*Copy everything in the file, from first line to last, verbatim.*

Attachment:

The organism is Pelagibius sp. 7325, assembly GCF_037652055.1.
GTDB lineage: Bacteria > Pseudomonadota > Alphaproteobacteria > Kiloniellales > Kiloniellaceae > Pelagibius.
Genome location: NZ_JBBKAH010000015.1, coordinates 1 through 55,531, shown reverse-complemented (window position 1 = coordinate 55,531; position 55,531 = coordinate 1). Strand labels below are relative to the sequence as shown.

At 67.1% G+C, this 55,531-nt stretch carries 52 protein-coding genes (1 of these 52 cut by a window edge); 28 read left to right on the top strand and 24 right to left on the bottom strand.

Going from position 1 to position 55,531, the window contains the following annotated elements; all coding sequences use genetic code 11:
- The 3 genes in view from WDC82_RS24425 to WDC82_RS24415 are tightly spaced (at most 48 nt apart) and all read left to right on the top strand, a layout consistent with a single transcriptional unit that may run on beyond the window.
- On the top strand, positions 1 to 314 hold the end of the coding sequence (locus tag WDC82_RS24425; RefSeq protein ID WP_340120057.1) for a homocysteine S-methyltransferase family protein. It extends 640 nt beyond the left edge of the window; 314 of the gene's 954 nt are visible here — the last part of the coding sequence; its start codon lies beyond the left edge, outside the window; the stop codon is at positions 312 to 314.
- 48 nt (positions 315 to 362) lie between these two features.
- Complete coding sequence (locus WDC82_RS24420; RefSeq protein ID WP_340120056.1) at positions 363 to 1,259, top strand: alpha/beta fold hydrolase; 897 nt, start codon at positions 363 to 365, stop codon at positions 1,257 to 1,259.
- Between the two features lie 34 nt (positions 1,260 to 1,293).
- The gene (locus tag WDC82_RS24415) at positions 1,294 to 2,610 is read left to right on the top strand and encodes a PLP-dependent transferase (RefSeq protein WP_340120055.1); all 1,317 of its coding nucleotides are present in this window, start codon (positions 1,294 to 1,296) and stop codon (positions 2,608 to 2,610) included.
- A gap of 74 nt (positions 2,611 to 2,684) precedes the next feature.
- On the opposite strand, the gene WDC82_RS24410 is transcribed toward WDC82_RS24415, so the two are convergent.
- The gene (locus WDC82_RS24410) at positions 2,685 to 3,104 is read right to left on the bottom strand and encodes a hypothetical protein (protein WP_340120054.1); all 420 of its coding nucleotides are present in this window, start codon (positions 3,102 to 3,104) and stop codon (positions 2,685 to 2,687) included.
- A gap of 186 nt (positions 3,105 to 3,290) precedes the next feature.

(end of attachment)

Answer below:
The organism is Pelagibius sp. 7325, assembly GCF_037652055.1.
GTDB lineage: Bacteria > Pseudomonadota > Alphaproteobacteria > Kiloniellales > Kiloniellaceae > Pelagibius.
Genome location: NZ_JBBKAH010000015.1, coordinates 1 through 55,531, shown reverse-complemented (window position 1 = coordinate 55,531; position 55,531 = coordinate 1). Strand labels below are relative to the sequence as shown.

At 67.1% G+C, this 55,531-nt stretch carries 52 protein-coding genes (1 of these 52 cut by a window edge); 28 read left to right on the top strand and 24 right to left on the bottom strand.

Going from position 1 to position 55,531, the window contains the following annotated elements; all coding sequences use genetic code 11:
- The 3 genes in view from WDC82_RS24425 to WDC82_RS24415 are tightly spaced (at most 48 nt apart) and all read left to right on the top strand, a layout consistent with a single transcriptional unit that may run on beyond the window.
- On the top strand, positions 1 to 314 hold the end of the coding sequence (locus tag WDC82_RS24425; RefSeq protein ID WP_340120057.1) for a homocysteine S-methyltransferase family protein. It extends 640 nt beyond the left edge of the window; 314 of the gene's 954 nt are visible here — the last part of the coding sequence; its start codon lies beyond the left edge, outside the window; the stop codon is at positions 312 to 314.
- 48 nt (positions 315 to 362) lie between these two features.
- Complete coding sequence (locus WDC82_RS24420; RefSeq protein ID WP_340120056.1) at positions 363 to 1,259, top strand: alpha/beta fold hydrolase; 897 nt, start codon at positions 363 to 365, stop codon at positions 1,257 to 1,259.
- Between the two features lie 34 nt (positions 1,260 to 1,293).
- The gene (locus tag WDC82_RS24415) at positions 1,294 to 2,610 is read left to right on the top strand and encodes a PLP-dependent transferase (RefSeq protein WP_340120055.1); all 1,317 of its coding nucleotides are present in this window, start codon (positions 1,294 to 1,296) and stop codon (positions 2,608 to 2,610) included.
- A gap of 74 nt (positions 2,611 to 2,684) precedes the next feature.
- On the opposite strand, the gene WDC82_RS24410 is transcribed toward WDC82_RS24415, so the two are convergent.
- The gene (locus WDC82_RS24410) at positions 2,685 to 3,104 is read right to left on the bottom strand and encodes a hypothetical protein (protein WP_340120054.1); all 420 of its coding nucleotides are present in this window, start codon (positions 3,102 to 3,104) and stop codon (positions 2,685 to 2,687) included.
- A gap of 186 nt (positions 3,105 to 3,290) precedes the next feature.